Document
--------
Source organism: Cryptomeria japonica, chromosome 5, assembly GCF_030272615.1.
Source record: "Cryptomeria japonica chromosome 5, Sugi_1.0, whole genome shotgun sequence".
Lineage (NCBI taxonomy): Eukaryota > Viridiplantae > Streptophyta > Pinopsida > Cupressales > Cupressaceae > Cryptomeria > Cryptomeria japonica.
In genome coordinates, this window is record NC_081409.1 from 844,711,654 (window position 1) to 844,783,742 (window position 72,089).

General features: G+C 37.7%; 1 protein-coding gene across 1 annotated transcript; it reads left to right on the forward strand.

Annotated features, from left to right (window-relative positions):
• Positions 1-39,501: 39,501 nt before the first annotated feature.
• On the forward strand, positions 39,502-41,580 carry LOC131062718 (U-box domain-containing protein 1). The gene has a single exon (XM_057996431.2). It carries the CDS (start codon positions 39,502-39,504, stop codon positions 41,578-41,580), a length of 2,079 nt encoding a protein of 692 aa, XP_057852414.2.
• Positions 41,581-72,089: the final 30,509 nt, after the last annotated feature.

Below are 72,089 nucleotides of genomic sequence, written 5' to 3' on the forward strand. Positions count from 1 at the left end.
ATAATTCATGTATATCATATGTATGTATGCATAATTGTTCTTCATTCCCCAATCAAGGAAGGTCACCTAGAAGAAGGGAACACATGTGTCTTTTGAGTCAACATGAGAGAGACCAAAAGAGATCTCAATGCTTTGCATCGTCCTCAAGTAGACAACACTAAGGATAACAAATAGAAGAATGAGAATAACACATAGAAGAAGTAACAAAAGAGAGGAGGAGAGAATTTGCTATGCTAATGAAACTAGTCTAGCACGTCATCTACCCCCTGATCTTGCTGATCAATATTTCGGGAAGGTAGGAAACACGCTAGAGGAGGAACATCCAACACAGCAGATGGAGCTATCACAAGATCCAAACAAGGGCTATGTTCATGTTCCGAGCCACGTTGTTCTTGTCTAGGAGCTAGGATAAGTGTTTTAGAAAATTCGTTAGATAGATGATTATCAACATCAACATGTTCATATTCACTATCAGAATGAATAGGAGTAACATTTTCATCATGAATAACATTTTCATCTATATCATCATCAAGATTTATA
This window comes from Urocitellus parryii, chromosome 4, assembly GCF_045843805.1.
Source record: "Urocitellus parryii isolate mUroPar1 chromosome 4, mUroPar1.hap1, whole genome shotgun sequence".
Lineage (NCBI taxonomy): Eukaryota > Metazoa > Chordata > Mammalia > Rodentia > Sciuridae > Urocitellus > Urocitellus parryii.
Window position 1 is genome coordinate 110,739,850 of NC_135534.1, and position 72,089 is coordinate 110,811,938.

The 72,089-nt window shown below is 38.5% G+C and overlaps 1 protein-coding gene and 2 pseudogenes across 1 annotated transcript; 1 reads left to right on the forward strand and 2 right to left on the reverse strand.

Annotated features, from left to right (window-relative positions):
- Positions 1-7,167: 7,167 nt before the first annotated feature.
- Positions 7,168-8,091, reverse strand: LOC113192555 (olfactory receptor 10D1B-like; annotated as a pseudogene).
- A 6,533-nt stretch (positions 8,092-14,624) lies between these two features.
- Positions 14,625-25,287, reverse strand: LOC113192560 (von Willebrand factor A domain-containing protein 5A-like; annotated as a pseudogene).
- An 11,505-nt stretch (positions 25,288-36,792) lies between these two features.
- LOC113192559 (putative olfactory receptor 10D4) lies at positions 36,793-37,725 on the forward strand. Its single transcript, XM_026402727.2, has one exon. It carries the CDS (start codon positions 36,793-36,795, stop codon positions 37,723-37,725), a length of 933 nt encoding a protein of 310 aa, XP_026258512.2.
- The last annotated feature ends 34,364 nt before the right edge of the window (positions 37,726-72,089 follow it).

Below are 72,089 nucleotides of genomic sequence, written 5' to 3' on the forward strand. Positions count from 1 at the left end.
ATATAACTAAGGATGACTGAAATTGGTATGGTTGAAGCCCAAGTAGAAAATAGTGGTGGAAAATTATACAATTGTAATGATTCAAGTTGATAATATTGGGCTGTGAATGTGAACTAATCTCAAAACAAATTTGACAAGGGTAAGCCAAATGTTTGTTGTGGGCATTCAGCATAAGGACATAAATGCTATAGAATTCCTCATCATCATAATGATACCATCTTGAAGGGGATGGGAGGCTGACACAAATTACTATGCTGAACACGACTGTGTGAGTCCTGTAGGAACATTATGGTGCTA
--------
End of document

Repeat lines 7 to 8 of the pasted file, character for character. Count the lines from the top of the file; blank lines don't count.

• Positions 1-39,501: 39,501 nt before the first annotated feature.
• On the forward strand, positions 39,502-41,580 carry LOC131062718 (U-box domain-containing protein 1). The gene has a single exon (XM_057996431.2). It carries the CDS (start codon positions 39,502-39,504, stop codon positions 41,578-41,580), a length of 2,079 nt encoding a protein of 692 aa, XP_057852414.2.